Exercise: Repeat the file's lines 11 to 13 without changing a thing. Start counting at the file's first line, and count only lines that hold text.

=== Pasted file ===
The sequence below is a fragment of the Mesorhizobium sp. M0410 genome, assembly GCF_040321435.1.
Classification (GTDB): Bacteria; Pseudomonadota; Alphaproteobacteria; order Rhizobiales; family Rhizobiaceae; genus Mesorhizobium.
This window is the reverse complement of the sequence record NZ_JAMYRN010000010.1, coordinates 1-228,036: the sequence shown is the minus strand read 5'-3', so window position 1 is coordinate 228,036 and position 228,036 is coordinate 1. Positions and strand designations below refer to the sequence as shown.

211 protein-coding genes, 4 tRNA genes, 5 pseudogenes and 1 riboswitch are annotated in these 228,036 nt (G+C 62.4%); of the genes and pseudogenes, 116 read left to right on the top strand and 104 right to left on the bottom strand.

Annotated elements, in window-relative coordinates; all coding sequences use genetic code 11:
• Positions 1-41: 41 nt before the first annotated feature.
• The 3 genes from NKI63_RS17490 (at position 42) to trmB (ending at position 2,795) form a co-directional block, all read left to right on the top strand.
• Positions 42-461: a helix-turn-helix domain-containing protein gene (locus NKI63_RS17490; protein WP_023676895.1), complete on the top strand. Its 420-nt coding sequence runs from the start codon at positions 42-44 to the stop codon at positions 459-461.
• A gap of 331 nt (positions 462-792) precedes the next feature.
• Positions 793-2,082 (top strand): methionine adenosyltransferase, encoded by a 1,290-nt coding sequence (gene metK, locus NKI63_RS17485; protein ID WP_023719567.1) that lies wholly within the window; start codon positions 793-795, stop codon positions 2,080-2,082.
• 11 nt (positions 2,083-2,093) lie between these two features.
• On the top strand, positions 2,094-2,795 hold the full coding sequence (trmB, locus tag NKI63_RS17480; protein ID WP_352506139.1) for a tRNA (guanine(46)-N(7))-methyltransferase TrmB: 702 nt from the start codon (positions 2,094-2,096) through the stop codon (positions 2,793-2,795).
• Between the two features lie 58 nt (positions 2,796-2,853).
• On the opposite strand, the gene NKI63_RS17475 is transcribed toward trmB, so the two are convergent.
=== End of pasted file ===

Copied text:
• 11 nt (positions 2,083-2,093) lie between these two features.
• On the top strand, positions 2,094-2,795 hold the full coding sequence (trmB, locus tag NKI63_RS17480; protein ID WP_352506139.1) for a tRNA (guanine(46)-N(7))-methyltransferase TrmB: 702 nt from the start codon (positions 2,094-2,096) through the stop codon (positions 2,793-2,795).
• Between the two features lie 58 nt (positions 2,796-2,853).